Archive for November, 2007


Posted by erin on November 24th, 2007

The Landscape of War – San Jose Institute of Contemporary Art – Panel Discussion

By Julia Bradshaw

November 11th, 2007. Remembrance Day. And artists do not allow us to forget. At the San Jose Institute for Contemporary Art on the 11th November, writer Rebecca Solnit gathered a panel of artists, journalists and scholars to discuss their work around the government-termed ‘war on terror’ and its current excursions into military dominated foreign policy. As a listener, it was stimulating to hear from people who are actively trying to make a difference in our consciousness whether it is by wielding a pen, a camera or working with the very old art of woodcut.

Artists participating in the show at SJICA are actively commenting on current conflicts overseas and also the position of the United States as a dominant and economic power. In this show, guest curated by Anne Veh, it was enlightening to see how visual artists masterfully create political commentary in a visually engaging manner. Indeed, what is the place of art with regards to war activism? Does it have any impact? Panelist and artist Trevor Paglen said that “art doesn’t do anything [but] it creates a culture of visual dissent.” Paglen takes photographs of remote military and CIA locations using photographic means usually reserved for Astro-Photographers. His photographs of clandestine military installations are blurry and indistinct as his camera equipment attempts to capture light and break through the atmospheric haze from distances of 22 miles or more. Through photography, Paglen is uncovering the layers of secrecy surrounding government operations. His projects are an insistence on truth and the images at SJICA are a meager indication of the depth of research and investigative geography with which he documents hidden military landscapes.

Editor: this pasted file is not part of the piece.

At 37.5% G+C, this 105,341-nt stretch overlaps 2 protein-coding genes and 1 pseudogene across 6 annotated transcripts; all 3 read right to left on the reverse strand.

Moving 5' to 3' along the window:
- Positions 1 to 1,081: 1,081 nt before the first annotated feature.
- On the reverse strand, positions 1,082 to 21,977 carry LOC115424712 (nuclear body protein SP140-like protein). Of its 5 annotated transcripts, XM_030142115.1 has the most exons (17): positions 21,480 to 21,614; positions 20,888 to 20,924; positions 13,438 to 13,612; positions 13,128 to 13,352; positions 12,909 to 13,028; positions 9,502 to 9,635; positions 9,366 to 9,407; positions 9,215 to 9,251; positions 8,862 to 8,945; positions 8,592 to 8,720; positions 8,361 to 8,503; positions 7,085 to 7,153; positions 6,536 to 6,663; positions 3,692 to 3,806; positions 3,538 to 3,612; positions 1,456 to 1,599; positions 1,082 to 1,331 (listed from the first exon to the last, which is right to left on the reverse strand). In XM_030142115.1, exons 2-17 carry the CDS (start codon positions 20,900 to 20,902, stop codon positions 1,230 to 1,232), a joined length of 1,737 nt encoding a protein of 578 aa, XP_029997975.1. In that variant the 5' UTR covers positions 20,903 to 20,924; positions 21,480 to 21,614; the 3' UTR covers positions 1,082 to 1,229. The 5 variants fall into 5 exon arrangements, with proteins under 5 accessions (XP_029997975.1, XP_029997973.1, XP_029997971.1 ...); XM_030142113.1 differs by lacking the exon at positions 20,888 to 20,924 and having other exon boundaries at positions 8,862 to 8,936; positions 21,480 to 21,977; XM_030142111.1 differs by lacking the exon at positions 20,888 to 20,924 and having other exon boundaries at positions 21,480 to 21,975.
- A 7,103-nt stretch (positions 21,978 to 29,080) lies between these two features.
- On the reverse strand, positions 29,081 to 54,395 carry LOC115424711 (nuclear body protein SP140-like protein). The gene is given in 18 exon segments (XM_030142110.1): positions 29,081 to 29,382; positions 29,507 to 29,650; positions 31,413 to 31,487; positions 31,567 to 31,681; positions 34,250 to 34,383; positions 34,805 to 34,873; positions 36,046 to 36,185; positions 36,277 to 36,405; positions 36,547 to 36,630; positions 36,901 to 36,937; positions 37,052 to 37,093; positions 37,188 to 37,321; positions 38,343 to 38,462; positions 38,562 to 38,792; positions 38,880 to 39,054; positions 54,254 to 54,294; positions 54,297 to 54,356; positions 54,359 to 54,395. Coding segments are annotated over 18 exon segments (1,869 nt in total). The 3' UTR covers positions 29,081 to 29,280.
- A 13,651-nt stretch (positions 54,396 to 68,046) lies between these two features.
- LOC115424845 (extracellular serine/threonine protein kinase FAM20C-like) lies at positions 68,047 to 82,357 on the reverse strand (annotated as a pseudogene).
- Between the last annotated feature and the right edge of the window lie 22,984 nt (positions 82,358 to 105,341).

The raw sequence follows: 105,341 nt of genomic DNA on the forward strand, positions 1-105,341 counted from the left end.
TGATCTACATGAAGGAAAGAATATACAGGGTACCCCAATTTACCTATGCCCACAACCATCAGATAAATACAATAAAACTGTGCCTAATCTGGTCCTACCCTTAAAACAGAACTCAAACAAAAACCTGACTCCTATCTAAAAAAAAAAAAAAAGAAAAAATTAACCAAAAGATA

Trevor Paglen’s Unmarked 737



Posted by erin on November 23rd, 2007

KEN MATSUMOTO – “A Reason for Being”
By Erin Goodwin-Guerrero

What is a reason for being? Perhaps, it is simply to appreciate the nature or history of a material through realization of form. Ken Matsumoto explores this question and others he may only begin to articulate in his current exhibition at the Triton Museum in Santa Clara.

In explaining his vessels made of bricks and mortar Ken Matsumoto tells the story of Dr Ishikawa’s house to illustrate this point. “Dr. Ishikawa had bequeathed his home (located 50 yards down the street from my studio/gallery) to the Japanese American Museum of San Jose‚Ķ the home was used as the museum for several years until recently when it was razed to make way for the construction of a structure more suited to the mission of the JAM. ‚Ķmy friend Jimi Yamaichi, harvested from the destruction, stacks of red clay bricks, thinking that they would be of use. ‚ĶJimi agreed to let me use some of them.” Honoring the memory of Dr. Ishikawa through the metaphor of a vessel constructed from bricks and mortar from his own house is the vessel’s reason for being, however it is only the beginning of Matsumoto’s exploration.


Ken Matsumoto’s Bricks and Mortar